Digital transformation means an end to ownership

by Elham Jalilzadeh 06 Sep 2019

Who is responsible for digital transformation? The textbook answer – “everyone” – is as obvious as it is opaque. Simply asking the entire organisation to pitch into digital transformation efforts tends not to deliver, because there is no “everyone” in practical terms. Most, if not all businesses operate with clear delineations of responsibility, where each department or business unit clearly owns certain tasks.

For digital transformation to succeed, we need to dispense with traditional definitions of ownership. To achieve sufficiently fast and innovative results during digital transformation, we need to shift from asking “who owns what?” to “who can get it done?” In practice, this requires a more organic, collaborative approach to completing tasks than most organisations are accustomed to; this can only come about when leaders, managers, and employees are all motivated by the same thing: a shared vision that trumps functional agendas! Only then does ownership cease to get in the way of digital transformation – when everyone is authentically united in wanting what best serves the business.

Island or Continent?

Islands of expertise are over. We’re already seeing a shift in who takes responsibility for digital technology and indeed digital transformation more broadly. Finance, HR, and Operations have already begun to overtake IT as key technology buyers within Australian and New Zealand organisations. At the same time, CIOs are taking on greater responsibility for organisational culture – so much so that their impact may soon equal that of the CHRO’s.

Historical divisions of responsibility matter less and less as the boundaries between technology, culture, and innovation grow increasingly porous and disciplines converge. There are two scenario’s for how this can play out. In one, different teams end up tussling over who does what – fighting to assume ownership either to achieve their own digital agendas or prevent themselves losing relevance as technology advances. In the other, BUs work together – agreeing on who performs what tasks, at what times, based on everyone’s available skills and capacity.

We’re extremely fortunate to experience the latter at Ricoh. We’re embracing “continents of capability”, where joined up thinking forms a greater mass and is better able to respond in volatile conditions. Tori (who heads up Marketing) will often support customer experience and engagement work that would historically sit in Operations. Whilst leading Operation, My team and I not only advocate for Marketing’s campaigns, but also assist with the customer insights and employee engagement where Marketing is shy of resource. Nobody “loses” responsibility for certain tasks or functions – instead, we accept working in a state of mutually rewarding fluidity, releasing or catching responsibilities based on competency and capacity.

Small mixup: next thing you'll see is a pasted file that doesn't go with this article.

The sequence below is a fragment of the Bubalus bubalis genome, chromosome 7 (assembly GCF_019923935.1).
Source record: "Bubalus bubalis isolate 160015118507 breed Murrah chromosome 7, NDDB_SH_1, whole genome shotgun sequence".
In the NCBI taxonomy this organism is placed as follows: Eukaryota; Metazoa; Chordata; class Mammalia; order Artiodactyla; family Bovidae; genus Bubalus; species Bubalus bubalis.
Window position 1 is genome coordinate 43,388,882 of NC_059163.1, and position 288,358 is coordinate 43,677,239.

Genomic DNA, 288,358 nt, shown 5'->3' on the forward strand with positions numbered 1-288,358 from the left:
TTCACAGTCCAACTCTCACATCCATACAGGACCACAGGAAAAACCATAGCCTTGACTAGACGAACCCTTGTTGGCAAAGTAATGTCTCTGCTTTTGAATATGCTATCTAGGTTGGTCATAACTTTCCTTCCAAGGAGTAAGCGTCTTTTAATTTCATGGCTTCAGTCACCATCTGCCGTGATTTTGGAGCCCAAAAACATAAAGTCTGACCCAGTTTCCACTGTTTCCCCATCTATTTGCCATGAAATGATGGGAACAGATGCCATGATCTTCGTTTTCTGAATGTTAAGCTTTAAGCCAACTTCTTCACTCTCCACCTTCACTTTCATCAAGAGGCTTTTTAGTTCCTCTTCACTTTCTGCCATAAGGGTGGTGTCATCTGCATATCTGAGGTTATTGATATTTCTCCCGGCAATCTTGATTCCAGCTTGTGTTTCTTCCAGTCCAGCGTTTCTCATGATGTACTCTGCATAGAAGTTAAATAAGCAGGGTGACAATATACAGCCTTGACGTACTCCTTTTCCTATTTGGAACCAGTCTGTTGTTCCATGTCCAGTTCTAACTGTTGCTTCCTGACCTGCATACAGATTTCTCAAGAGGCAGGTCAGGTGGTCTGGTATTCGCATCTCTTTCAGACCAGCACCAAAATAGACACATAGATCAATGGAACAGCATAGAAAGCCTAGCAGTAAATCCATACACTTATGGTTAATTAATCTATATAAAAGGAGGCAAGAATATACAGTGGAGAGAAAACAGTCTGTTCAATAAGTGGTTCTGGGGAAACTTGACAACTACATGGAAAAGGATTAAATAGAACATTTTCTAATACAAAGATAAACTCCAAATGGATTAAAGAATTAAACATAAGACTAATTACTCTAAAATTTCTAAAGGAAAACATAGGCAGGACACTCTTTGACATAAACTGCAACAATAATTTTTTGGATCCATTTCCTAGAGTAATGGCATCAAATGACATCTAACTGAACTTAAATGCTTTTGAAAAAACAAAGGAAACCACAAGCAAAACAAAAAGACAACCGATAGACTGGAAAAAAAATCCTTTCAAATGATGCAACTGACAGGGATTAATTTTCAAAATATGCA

One way to describe how we work together might be as “co-leaders” for whom the burning question is always “what can I do to help you out?” We quickly realised that given the sheer pace and breadth of change involved in digital transformation, what matters most is getting the job done, rather than necessarily finding the most formally trained or politically appropriate person to do it. That, in turn, has helped cultivate new skills and leaders from parts of the business which might not always be thought of as the “experts” in digital, like Operations or HR. It also applies to how we deal with partners – giving them increasingly significant roles in creating customer value, or providing best-practice strategic direction, wherever they can do so in alignment with our ethos.

Brave missions trump self-interest.

Recent reports from Gartner and Deloitte Access Economics have both indicated Australia has reached peak productivity. Businesses are experiencing record highs in propensity to quit amongst full time staff. People are burned out, exhausted from the rate of change, unpaid overtime, and over a decade of being asked to do more and more with less.

We are on a mission to help more Australians make worklife part of a great life, so there really is no time to be precious about who does what. Did you know that 60% of technology leaders are already motivated by a higher purpose – twice the number driven by financial gain? Goes to show that having a higher mission matters, which is why we know we can count on our GM of IT to support Marketing and Operations initiatives as well. In fact, he recently took part in a number of round tables, sharing his own experience in driving digital strategies through the Ricoh organisation.

It’s not a race. It’s a relay.

Business transformation doesn’t happen from the sidelines. It is always the result of human endeavour and there is more than a little sacrifice involved. Long days, late nights, tough conversations and seemingly intractable problems to work through. But when you can feel confident that you’re not competing with your peers, and that you are united in your efforts to bring something truly remarkable about in the best interests of the business, its employees and its customers, you can trust and be trusted. And that is powerful.

Sometimes letting go of the part you own is the only way to let everyone own all of it.

More fluid collaboration, and cross-pollination of ideas across lines of business, allows for greater innovation – and our own research found that for 40% of business leaders, innovation is not just a nice-to-have, but a key survival imperative. The best way to survive and succeed in digital transformation, both as an organisation and as individuals with our own professional ambitions, appears to be the same: together.